It is a question Raul Fernandez, a Brookline select board member and associate dean for equity, diversity, and inclusion at Boston University’s Wheelock College, said he posed to his fellow elected officials when they decided to raise a Black Lives Matter banner. “You have to understand that that is a commitment. It’s also an invitation to the community to hold you accountable,” he said.

In Boston, said City Councilwoman Julia Mejia, next steps should include reviewing who is given power in the city through appointments to boards and commissions, and making historic sites such as Faneuil Hall engines of economic empowerment for people of color.

“We’re at a point where we need to do what is hard,” Mejia said. “That is what these times require: to go beyond symbols and statues to repair the harm.”


Congresswoman Ayanna Pressley agreed: “If we are going to paint Black Lives Matter murals on the street, that declaration must also be reflected in our city budgets.”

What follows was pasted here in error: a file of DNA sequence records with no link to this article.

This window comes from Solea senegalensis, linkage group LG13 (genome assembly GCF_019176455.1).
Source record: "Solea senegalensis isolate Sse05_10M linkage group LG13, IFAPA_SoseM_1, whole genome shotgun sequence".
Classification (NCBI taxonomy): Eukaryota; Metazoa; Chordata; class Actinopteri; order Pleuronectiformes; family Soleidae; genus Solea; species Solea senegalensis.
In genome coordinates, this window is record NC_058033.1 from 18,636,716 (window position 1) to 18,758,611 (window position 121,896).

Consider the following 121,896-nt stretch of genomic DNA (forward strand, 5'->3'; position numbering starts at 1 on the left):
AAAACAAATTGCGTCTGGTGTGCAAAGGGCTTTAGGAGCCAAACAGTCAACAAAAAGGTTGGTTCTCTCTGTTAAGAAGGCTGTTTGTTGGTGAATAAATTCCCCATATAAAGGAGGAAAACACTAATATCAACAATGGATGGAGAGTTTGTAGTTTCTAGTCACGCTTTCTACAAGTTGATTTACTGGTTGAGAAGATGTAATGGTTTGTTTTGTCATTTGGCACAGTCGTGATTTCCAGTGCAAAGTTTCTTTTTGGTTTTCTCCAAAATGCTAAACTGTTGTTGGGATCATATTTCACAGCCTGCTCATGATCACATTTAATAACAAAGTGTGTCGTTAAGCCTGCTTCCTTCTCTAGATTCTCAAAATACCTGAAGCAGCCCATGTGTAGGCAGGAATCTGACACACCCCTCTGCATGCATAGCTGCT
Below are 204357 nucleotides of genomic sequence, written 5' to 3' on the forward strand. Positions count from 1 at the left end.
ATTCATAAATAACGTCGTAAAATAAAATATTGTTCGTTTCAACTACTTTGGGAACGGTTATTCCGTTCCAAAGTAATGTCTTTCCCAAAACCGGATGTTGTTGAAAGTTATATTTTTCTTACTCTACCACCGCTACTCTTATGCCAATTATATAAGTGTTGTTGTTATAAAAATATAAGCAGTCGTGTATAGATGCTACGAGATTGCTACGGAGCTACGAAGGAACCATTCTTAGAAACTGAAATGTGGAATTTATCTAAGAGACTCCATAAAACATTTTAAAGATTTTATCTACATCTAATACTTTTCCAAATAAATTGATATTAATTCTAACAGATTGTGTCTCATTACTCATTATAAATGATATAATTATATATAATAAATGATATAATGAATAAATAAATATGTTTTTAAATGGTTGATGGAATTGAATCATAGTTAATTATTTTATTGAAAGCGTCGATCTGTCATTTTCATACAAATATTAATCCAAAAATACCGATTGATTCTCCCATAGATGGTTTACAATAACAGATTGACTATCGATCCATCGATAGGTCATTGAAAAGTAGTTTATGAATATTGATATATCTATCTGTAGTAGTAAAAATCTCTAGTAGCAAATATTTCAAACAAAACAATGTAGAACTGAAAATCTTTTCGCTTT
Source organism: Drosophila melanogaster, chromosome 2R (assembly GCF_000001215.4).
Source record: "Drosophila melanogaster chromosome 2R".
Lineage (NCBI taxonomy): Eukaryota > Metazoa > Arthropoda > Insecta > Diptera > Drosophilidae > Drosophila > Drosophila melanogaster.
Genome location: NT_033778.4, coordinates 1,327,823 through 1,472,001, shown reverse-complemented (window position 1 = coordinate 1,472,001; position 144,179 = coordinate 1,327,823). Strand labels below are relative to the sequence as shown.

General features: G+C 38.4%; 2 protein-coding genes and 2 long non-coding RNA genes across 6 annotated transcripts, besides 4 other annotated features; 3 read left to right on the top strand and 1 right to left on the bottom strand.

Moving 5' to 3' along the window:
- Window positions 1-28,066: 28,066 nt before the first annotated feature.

Pressley said immediate steps must include economic relief as well as educational and social services for those hit by COVID-19 within the context of structural racism; in the longer term, she is proposing sweeping criminal justice reform legislation endorsed by the Movement for Black Lives.

Seeing such changes through, activists and scholars agreed, will require constituents to hold their leaders’ feet to the fire.

Newsome Bass noted that it took five years for the effort to remove Confederate and colonialist symbols to gain real traction. She also warned activists to be vigilant against institutions that co-opt the language of the movement without making real change.

“You just have to keep pushing,” she said. “These mayors are patting themselves on the back for Black Lives Matter murals, but their police officers are still brutalizing people.”

For Dart Adams, 44, who was born and raised in Roxbury, questions of statuary and progress quite literally hit close to home. Adams now lives just minutes away from Park Square, where the Emancipation Memorial stands awaiting removal on an avenue named for Christopher Columbus.

He sees a parallel for the current moment in the story of another generation of Black Bostonians, the enslaved and free people who fought for — and won — emancipation eight decades before Lincoln’s national proclamation.

“For 10 straight years, they fought through the legal system and petitioned and protested until they got more and more wins,” he said. Until they achieved what was once unthinkable, and in 1783 slavery in Massachusetts was abolished.

Dasia Moore is the Globe Magazine's staff writer. E-mail her at Follow her on Twitter @daijmoore.